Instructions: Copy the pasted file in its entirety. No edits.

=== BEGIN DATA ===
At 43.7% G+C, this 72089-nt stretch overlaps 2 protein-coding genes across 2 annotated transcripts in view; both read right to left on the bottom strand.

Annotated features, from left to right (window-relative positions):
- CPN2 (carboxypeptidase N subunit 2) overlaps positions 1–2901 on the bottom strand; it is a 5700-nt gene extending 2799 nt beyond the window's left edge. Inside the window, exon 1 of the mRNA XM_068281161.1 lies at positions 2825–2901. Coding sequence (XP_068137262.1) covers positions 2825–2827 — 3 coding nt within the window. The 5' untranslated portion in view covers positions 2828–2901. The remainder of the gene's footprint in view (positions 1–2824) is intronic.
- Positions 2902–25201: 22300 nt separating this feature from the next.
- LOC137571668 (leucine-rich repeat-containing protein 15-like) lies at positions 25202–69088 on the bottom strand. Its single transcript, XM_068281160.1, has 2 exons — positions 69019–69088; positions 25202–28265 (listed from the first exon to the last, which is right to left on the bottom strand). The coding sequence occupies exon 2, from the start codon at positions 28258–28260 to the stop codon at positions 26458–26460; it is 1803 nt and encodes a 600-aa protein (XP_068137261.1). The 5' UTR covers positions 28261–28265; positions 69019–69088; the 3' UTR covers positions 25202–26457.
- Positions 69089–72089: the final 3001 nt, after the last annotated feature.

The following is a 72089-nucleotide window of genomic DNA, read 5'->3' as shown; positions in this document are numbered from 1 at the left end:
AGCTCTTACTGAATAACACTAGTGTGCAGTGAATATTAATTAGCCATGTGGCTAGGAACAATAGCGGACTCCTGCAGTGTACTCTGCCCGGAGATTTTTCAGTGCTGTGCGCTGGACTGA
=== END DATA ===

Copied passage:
At 43.7% G+C, this 72089-nt stretch overlaps 2 protein-coding genes across 2 annotated transcripts in view; both read right to left on the bottom strand.

Annotated features, from left to right (window-relative positions):
- CPN2 (carboxypeptidase N subunit 2) overlaps positions 1–2901 on the bottom strand; it is a 5700-nt gene extending 2799 nt beyond the window's left edge. Inside the window, exon 1 of the mRNA XM_068281161.1 lies at positions 2825–2901. Coding sequence (XP_068137262.1) covers positions 2825–2827 — 3 coding nt within the window. The 5' untranslated portion in view covers positions 2828–2901. The remainder of the gene's footprint in view (positions 1–2824) is intronic.
- Positions 2902–25201: 22300 nt separating this feature from the next.
- LOC137571668 (leucine-rich repeat-containing protein 15-like) lies at positions 25202–69088 on the bottom strand. Its single transcript, XM_068281160.1, has 2 exons — positions 69019–69088; positions 25202–28265 (listed from the first exon to the last, which is right to left on the bottom strand). The coding sequence occupies exon 2, from the start codon at positions 28258–28260 to the stop codon at positions 26458–26460; it is 1803 nt and encodes a 600-aa protein (XP_068137261.1). The 5' UTR covers positions 28261–28265; positions 69019–69088; the 3' UTR covers positions 25202–26457.
- Positions 69089–72089: the final 3001 nt, after the last annotated feature.

The following is a 72089-nucleotide window of genomic DNA, read 5'->3' as shown; positions in this document are numbered from 1 at the left end:
AGCTCTTACTGAATAACACTAGTGTGCAGTGAATATTAATTAGCCATGTGGCTAGGAACAATAGCGGACTCCTGCAGTGTACTCTGCCCGGAGATTTTTCAGTGCTGTGCGCTGGACTGA